Finalist urges TCC to build on gains in online learning

Meet the finalists

Note: The TCC Connection is reporting on open forums featuring the four finalists for Senior Vice President and Chief Academic Officer. The forums were held April 27-30. This story will be regularly updated on the TCC Connection website.

Saying the coronavirus pandemic has changed higher education forever, a candidate for Tulsa Community College’s (TCC) top academic post urged further expansion of online learning and student services.

During a Zoom forum with the TCC community April 29, Dr. Deanna Romano highlighted her experience as a leader in online distance learning during her previous positions in Ohio and West Virginia.

“What is tomorrow going to look like in higher education? We have to be asking those questions. We have to take time to reflect and say what worked and what didn’t work? And how are we going to move forward from this pandemic that we’re experiencing? … Because we know our students’ behaviors have changed. And once behaviors have changed, there’s no going back,” Romano said.

Romano held herself out as a leader in learning technology, pointing to many firsts she accomplished in her career including teaching the first online course at Ashland University in Ohio, designing the first master’s degree program in online learning and serving as an interim provost in online and adult studies. Her resume as faculty and administrator reflects broad experience related to professional development, curriculum design, certification and scholarship in education technology.

Dr. Deanna Romano (top right) listens to a question posed by Kirk Brewer (top left), associate professor of Liberal Arts and Communication, and moderator of a forum April 29 for finalists to be TCC’s senior vice president and chief academic officer. Also seen is sign language interpreter Leah Owens (bottom center). Photo by Kevin Shank

As did other finalists at similar forums, Romano commended TCC on its efforts to ramp up online programming as the pandemic took hold.

“I understand the red tape that’s involved in higher education and things move at a snail’s pace,” she said. “But what we were able to do in such a short period of time to make sure that our students were going to still be successful, to me, is phenomenal. Breathe, reflect and pat yourself on the back.”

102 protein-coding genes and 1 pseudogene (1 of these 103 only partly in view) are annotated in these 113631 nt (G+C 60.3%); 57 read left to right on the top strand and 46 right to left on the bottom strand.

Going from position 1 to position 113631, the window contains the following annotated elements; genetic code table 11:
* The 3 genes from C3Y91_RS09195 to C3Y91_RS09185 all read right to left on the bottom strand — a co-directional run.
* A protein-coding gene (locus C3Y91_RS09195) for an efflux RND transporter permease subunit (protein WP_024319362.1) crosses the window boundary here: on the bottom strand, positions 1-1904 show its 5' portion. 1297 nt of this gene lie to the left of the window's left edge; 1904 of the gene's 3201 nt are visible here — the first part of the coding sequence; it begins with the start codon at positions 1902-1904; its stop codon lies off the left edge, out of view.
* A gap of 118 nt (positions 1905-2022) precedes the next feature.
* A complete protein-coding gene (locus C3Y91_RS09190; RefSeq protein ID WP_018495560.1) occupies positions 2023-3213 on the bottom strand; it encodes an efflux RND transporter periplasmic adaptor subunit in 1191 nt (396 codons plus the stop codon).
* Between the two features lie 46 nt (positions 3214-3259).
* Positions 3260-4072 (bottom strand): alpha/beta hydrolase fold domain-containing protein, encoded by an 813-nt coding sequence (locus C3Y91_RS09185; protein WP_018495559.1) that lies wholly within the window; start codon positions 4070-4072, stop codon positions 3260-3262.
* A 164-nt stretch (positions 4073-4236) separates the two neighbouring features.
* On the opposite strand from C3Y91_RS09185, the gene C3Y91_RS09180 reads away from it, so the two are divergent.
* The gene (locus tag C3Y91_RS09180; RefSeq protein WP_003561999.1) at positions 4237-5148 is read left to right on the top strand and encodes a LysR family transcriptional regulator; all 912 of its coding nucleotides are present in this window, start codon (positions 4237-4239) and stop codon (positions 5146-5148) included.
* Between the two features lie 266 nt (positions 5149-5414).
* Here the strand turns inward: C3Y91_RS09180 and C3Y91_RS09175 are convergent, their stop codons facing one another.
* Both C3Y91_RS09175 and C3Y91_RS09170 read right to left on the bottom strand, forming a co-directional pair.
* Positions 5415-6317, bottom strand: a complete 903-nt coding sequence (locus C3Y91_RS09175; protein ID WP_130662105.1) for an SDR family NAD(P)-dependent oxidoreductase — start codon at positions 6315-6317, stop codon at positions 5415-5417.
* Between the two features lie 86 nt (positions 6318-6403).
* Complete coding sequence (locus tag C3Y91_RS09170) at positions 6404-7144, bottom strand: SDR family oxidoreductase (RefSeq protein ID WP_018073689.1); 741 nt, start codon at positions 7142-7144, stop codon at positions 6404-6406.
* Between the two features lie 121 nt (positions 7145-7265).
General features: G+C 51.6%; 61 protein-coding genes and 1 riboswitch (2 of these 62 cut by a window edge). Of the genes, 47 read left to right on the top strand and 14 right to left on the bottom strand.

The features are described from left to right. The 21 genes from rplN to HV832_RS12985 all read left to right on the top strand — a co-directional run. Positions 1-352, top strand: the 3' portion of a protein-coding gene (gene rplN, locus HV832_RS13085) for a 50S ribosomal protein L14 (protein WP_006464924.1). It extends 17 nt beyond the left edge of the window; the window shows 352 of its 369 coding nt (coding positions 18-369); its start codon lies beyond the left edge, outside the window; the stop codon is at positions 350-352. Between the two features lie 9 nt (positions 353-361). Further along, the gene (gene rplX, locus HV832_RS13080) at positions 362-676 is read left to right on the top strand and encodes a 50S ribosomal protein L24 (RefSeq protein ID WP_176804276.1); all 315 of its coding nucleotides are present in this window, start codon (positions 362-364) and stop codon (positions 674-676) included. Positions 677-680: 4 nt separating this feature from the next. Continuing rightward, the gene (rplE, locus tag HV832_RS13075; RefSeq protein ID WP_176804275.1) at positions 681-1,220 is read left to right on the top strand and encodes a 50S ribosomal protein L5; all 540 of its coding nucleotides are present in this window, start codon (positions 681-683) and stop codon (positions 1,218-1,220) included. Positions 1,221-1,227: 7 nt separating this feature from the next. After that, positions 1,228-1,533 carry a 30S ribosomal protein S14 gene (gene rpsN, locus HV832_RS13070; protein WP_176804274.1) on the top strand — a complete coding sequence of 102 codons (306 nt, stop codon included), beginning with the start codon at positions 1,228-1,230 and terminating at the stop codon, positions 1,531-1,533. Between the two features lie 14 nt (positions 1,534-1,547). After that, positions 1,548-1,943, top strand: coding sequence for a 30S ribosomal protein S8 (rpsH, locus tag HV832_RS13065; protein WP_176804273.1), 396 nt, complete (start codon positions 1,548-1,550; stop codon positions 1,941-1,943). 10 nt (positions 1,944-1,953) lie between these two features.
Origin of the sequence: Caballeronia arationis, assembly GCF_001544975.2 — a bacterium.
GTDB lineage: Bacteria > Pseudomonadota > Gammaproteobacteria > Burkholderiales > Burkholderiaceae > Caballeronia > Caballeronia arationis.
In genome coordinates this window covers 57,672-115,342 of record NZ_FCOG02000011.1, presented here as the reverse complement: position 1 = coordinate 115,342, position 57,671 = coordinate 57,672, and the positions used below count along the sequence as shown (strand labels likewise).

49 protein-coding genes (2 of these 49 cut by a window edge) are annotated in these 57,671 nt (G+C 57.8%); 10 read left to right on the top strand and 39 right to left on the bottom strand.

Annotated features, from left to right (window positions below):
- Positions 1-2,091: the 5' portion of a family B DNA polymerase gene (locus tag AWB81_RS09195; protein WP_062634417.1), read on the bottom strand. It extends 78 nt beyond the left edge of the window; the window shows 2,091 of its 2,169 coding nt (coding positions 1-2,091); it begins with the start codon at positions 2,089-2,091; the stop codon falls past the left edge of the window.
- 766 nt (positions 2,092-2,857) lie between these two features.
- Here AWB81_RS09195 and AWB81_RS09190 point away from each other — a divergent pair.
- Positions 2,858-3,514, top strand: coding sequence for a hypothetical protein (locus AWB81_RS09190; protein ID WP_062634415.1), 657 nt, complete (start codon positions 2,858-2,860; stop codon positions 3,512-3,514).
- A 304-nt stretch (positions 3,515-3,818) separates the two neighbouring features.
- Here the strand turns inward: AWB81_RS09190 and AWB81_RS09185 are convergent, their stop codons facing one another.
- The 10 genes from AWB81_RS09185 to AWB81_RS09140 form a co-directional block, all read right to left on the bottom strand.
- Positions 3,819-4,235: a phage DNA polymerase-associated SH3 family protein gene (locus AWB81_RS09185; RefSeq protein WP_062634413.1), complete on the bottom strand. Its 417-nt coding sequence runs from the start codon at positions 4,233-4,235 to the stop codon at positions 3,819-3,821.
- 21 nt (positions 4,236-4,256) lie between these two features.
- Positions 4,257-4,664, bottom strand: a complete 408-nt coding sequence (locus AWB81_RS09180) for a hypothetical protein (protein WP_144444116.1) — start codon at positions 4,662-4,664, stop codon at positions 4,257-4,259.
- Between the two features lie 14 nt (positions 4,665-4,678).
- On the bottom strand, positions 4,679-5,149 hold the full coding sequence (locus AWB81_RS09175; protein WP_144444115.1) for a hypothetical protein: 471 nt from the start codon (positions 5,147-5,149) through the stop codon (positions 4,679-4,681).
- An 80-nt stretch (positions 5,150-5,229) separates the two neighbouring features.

Romano said beyond efforts to get classes and student services online, the next job will be to gather analytics and data to measure success and outcomes for students in the online environment.

She conceded that technology is still developing, but she envisions things like early alert systems for low-performing students and electronic curriculum that could give students individualized help in weaker subject areas.

“So instead of being cumbersome, and having faculty have to identify what students should be on an early alert, we will use the technology to be more efficient and we will also be able to allow the tools to be built in  … using data analytics, it can all be embedded within the learning process. It doesn’t have to be separate.”

Nothing will replace in-person learning, but colleges will need to respond to new demands for distance learning, according to Romano.

“During the last six weeks behaviors have definitely changed and we’re not going to go backwards. Do I believe that everything’s going to be online? Absolutely not. Do I think that that’s the only way to educate individuals? No. But it is a way to be able to support especially those non- traditional students … to be able to access education and be successful,” Romano said.

She encouraged the college to designate committees focused on online delivery and outcomes in order to narrow equity gaps.

The pandemic experience should spur rethinking in areas beyond academics, like student support services and advising, Romano said.

She said some services at TCC require students to call and make a future appointment to come to campus, which she suggested can be inconvenient.

“What does that look like now that students are saying, ‘Hey, why would I have to come to campus? How do I get those resources at 10 o’clock or two or seven o’clock, when I’m in the mood to learn, when I need to be able to move forward on my agenda and I need to be able to fit it in my life.’ How do we solve those problems? And that’s what’s going to come from this pandemic and how institutions are going to look different in the future, in the very near future.”

Romano most recently worked from 2017-2019 as vice president for academic affairs at Southern West Virginia Community and Technical College. She has a bachelor’s degree in elementary education and master’s degree in curriculum and instruction from Cleveland State University, and a doctorate in instructional technology and distance learning from Nova Southeastern University (Ft. Lauderdale, Fla.).

Meet the other finalists:

Dr. Greg Stone

Dr. Sharon Warren Cook

Dr. Angela Sivadon

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